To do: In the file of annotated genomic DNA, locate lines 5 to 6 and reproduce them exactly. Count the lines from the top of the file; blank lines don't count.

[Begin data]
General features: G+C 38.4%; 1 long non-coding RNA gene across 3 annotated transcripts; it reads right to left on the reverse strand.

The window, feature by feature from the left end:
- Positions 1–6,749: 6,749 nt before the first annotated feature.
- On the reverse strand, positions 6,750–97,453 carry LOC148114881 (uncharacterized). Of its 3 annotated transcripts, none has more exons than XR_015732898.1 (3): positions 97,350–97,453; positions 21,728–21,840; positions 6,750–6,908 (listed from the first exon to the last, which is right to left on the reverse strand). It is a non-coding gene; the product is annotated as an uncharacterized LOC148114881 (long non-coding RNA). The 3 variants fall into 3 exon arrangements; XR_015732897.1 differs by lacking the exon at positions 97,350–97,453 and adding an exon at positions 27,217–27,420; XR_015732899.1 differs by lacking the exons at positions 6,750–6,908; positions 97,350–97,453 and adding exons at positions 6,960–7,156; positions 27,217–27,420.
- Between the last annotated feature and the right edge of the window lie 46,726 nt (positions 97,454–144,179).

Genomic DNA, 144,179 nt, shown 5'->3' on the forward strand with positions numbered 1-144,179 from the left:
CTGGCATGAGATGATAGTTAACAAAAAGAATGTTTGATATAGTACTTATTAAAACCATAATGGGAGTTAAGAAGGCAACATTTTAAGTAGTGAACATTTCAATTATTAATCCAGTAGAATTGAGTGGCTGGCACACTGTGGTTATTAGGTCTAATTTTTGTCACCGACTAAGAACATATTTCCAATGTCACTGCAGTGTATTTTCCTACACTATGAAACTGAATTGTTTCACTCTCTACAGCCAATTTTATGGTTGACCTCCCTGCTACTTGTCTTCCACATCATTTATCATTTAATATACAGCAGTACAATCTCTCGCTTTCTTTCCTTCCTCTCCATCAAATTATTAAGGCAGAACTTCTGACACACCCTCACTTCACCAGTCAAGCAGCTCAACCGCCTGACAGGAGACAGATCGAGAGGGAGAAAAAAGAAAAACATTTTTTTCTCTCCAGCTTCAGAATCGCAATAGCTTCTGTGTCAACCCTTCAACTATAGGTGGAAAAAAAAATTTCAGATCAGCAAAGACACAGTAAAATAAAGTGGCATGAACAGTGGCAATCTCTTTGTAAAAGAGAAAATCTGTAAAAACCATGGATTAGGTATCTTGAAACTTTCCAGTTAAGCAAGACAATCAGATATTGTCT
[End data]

- Between the last annotated feature and the right edge of the window lie 46,726 nt (positions 97,454–144,179).

Genomic DNA, 144,179 nt, shown 5'->3' on the forward strand with positions numbered 1-144,179 from the left: